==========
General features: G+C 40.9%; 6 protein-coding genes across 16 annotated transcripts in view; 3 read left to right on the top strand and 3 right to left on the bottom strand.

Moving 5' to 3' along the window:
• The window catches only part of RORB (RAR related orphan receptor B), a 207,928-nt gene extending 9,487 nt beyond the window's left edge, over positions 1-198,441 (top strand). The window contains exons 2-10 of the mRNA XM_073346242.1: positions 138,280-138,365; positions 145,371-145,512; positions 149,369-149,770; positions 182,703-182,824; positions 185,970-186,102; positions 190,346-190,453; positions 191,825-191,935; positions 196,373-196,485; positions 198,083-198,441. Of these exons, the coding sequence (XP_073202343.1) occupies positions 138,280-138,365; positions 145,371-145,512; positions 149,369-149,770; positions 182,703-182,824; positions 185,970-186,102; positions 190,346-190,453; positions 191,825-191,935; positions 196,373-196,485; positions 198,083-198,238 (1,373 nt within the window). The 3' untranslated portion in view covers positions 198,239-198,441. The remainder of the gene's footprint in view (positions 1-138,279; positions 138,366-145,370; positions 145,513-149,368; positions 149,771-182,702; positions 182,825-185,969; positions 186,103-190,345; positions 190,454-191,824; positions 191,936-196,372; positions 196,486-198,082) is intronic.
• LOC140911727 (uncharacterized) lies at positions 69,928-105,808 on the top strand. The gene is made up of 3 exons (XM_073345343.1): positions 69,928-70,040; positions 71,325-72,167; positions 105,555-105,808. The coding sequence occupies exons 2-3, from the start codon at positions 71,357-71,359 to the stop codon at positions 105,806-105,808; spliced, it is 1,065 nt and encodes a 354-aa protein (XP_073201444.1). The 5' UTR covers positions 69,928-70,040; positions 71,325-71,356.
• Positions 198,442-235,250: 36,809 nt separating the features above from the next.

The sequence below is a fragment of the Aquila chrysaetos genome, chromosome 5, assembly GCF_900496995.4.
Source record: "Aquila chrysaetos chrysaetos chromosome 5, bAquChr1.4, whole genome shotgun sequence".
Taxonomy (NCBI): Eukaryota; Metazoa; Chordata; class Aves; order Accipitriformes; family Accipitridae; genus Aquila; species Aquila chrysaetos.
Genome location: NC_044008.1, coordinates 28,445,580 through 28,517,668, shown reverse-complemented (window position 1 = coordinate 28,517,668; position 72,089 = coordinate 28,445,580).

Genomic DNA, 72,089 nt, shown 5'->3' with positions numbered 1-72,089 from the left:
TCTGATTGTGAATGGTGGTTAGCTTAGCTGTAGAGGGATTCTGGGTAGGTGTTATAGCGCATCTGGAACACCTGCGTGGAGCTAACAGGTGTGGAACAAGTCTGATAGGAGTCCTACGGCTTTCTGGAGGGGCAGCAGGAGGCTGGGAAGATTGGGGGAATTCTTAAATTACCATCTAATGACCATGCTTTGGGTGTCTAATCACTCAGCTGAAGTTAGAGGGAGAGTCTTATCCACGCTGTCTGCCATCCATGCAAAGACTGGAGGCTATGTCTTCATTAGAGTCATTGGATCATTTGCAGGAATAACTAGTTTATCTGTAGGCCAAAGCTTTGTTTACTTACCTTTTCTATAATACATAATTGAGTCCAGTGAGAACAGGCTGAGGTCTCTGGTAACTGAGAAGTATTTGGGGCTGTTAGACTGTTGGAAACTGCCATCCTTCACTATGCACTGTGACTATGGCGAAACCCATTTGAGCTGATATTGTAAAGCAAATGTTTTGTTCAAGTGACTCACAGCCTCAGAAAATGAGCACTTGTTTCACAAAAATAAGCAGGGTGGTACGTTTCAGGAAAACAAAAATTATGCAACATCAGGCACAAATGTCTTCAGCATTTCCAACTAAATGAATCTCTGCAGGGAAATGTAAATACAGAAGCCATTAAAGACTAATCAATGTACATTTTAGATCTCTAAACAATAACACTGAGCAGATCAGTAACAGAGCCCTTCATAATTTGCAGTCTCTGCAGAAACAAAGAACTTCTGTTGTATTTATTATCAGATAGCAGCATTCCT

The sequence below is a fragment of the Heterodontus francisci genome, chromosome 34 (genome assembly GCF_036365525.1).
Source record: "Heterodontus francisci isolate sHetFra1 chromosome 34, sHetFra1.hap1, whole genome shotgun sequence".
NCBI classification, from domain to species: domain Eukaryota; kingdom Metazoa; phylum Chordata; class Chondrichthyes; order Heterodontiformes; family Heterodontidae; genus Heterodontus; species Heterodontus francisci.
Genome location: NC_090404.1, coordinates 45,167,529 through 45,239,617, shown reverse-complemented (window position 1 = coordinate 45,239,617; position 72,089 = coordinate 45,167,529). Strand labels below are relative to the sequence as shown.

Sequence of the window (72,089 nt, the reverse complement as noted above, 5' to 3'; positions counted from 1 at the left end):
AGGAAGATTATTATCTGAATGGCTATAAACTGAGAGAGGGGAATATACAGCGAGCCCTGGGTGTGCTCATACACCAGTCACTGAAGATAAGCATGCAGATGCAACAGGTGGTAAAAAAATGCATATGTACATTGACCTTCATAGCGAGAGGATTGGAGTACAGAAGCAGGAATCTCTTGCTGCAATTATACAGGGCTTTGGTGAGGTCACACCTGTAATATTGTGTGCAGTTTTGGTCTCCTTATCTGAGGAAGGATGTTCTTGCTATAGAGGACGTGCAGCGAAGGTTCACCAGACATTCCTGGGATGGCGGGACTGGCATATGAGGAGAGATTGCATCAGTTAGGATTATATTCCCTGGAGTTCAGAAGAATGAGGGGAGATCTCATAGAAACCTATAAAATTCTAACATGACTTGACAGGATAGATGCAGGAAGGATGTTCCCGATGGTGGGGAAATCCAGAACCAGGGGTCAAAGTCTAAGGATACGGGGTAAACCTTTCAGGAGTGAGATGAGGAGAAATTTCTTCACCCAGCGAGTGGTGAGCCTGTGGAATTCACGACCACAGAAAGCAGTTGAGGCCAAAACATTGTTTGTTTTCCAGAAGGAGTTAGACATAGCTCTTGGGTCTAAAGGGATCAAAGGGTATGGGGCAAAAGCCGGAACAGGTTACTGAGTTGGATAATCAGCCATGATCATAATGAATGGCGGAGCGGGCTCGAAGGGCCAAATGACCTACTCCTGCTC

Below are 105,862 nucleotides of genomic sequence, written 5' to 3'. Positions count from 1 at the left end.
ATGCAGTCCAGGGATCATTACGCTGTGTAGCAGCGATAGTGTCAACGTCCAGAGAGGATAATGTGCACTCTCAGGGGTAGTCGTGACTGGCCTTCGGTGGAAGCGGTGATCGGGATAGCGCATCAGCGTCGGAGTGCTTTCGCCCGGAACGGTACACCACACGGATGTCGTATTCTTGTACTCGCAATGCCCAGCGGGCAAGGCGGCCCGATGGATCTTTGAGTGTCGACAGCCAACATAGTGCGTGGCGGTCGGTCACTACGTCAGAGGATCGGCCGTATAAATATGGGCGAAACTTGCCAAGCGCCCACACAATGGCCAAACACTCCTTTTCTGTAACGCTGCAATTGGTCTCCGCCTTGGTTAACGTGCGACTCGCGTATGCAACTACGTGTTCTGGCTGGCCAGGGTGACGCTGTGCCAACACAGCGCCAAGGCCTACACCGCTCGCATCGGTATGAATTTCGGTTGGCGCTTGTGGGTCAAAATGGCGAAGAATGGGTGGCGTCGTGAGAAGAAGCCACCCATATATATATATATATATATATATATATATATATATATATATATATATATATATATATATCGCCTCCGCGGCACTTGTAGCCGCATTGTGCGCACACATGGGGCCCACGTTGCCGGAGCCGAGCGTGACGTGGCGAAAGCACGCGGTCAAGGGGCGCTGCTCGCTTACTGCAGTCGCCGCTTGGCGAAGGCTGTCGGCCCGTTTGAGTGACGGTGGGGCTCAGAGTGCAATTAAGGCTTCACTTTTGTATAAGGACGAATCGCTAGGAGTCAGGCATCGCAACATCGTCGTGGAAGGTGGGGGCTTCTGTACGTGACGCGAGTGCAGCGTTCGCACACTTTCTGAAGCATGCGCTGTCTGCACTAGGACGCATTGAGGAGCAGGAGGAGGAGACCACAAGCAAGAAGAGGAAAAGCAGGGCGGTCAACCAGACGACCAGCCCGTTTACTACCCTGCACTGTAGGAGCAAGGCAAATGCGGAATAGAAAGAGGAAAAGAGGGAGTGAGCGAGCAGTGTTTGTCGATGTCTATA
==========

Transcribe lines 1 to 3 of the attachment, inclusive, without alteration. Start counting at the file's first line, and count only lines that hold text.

General features: G+C 40.9%; 6 protein-coding genes across 16 annotated transcripts in view; 3 read left to right on the top strand and 3 right to left on the bottom strand.

Moving 5' to 3' along the window:
• The window catches only part of RORB (RAR related orphan receptor B), a 207,928-nt gene extending 9,487 nt beyond the window's left edge, over positions 1-198,441 (top strand). The window contains exons 2-10 of the mRNA XM_073346242.1: positions 138,280-138,365; positions 145,371-145,512; positions 149,369-149,770; positions 182,703-182,824; positions 185,970-186,102; positions 190,346-190,453; positions 191,825-191,935; positions 196,373-196,485; positions 198,083-198,441. Of these exons, the coding sequence (XP_073202343.1) occupies positions 138,280-138,365; positions 145,371-145,512; positions 149,369-149,770; positions 182,703-182,824; positions 185,970-186,102; positions 190,346-190,453; positions 191,825-191,935; positions 196,373-196,485; positions 198,083-198,238 (1,373 nt within the window). The 3' untranslated portion in view covers positions 198,239-198,441. The remainder of the gene's footprint in view (positions 1-138,279; positions 138,366-145,370; positions 145,513-149,368; positions 149,771-182,702; positions 182,825-185,969; positions 186,103-190,345; positions 190,454-191,824; positions 191,936-196,372; positions 196,486-198,082) is intronic.